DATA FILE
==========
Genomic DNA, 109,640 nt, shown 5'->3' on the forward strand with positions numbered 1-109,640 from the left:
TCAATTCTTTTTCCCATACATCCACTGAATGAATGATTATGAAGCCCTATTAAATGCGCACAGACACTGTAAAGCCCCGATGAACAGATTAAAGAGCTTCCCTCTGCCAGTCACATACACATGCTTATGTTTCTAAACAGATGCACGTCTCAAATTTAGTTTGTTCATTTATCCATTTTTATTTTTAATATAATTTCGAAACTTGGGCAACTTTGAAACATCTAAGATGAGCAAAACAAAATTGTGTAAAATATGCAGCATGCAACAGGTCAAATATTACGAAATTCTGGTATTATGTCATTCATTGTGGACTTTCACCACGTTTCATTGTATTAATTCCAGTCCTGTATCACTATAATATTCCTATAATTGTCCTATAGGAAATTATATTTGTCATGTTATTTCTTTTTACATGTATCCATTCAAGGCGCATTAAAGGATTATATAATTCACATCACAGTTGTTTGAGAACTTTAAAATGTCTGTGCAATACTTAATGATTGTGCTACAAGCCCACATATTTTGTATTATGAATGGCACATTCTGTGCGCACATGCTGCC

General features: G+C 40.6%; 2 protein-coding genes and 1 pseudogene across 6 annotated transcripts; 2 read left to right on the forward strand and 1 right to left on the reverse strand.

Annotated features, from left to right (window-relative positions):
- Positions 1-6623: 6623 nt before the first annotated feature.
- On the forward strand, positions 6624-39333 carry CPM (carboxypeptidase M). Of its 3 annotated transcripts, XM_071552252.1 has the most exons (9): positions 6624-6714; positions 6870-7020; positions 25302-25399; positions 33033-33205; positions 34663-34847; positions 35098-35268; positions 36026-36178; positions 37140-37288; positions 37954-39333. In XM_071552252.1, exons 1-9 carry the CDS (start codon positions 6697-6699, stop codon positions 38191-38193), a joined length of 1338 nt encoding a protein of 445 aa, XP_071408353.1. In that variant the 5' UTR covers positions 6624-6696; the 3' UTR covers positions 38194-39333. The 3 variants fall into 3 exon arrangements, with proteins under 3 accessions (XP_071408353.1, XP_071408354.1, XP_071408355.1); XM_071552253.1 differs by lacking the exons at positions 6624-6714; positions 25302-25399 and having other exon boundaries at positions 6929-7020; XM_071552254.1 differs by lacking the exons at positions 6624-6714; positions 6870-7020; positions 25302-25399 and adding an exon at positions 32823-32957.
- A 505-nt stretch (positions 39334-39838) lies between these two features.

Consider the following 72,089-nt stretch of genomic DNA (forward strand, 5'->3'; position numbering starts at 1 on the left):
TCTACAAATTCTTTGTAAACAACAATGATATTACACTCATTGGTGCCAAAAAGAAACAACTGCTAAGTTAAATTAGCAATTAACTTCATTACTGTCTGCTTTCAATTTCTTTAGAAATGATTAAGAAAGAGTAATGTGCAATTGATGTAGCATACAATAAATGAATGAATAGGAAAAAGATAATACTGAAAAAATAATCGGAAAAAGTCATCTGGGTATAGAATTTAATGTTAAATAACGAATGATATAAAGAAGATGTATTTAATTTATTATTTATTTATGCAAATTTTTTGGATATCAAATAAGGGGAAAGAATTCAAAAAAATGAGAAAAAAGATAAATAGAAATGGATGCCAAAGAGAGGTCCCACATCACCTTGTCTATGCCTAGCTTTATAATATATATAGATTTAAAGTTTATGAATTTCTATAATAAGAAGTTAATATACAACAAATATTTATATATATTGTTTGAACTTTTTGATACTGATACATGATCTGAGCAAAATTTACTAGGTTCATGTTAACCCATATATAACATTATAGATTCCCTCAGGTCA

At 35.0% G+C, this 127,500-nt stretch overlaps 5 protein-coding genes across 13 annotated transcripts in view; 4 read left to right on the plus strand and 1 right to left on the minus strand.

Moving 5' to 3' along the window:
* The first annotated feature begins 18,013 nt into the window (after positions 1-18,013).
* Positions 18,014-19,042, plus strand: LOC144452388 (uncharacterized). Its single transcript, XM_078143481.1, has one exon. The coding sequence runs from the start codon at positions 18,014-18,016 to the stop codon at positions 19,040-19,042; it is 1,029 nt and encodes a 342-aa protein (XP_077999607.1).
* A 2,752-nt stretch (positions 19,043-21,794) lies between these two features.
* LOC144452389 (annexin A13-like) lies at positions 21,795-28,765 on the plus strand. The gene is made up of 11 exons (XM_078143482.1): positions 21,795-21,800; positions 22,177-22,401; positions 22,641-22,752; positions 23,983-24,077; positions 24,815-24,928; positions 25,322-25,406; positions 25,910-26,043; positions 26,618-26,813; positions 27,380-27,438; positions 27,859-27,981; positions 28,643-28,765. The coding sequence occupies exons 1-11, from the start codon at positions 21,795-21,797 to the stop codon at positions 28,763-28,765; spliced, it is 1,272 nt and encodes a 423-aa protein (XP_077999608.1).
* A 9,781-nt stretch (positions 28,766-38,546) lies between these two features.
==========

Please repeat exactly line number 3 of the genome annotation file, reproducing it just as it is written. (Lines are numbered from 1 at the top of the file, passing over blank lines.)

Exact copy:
General features: G+C 40.6%; 2 protein-coding genes and 1 pseudogene across 6 annotated transcripts; 2 read left to right on the forward strand and 1 right to left on the reverse strand.